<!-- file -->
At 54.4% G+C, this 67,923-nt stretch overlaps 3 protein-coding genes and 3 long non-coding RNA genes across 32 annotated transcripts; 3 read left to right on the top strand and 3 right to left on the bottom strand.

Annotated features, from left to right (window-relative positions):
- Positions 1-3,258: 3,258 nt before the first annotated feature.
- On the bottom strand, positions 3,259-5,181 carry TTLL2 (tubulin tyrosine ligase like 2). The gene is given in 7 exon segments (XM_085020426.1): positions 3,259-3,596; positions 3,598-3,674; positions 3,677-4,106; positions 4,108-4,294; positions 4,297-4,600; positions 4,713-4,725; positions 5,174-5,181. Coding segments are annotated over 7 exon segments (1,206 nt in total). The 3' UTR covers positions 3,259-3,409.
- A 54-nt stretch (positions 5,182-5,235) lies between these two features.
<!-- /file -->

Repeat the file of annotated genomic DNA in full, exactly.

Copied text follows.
At 54.4% G+C, this 67,923-nt stretch overlaps 3 protein-coding genes and 3 long non-coding RNA genes across 32 annotated transcripts; 3 read left to right on the top strand and 3 right to left on the bottom strand.

Annotated features, from left to right (window-relative positions):
- Positions 1-3,258: 3,258 nt before the first annotated feature.
- On the bottom strand, positions 3,259-5,181 carry TTLL2 (tubulin tyrosine ligase like 2). The gene is given in 7 exon segments (XM_085020426.1): positions 3,259-3,596; positions 3,598-3,674; positions 3,677-4,106; positions 4,108-4,294; positions 4,297-4,600; positions 4,713-4,725; positions 5,174-5,181. Coding segments are annotated over 7 exon segments (1,206 nt in total). The 3' UTR covers positions 3,259-3,409.
- A 54-nt stretch (positions 5,182-5,235) lies between these two features.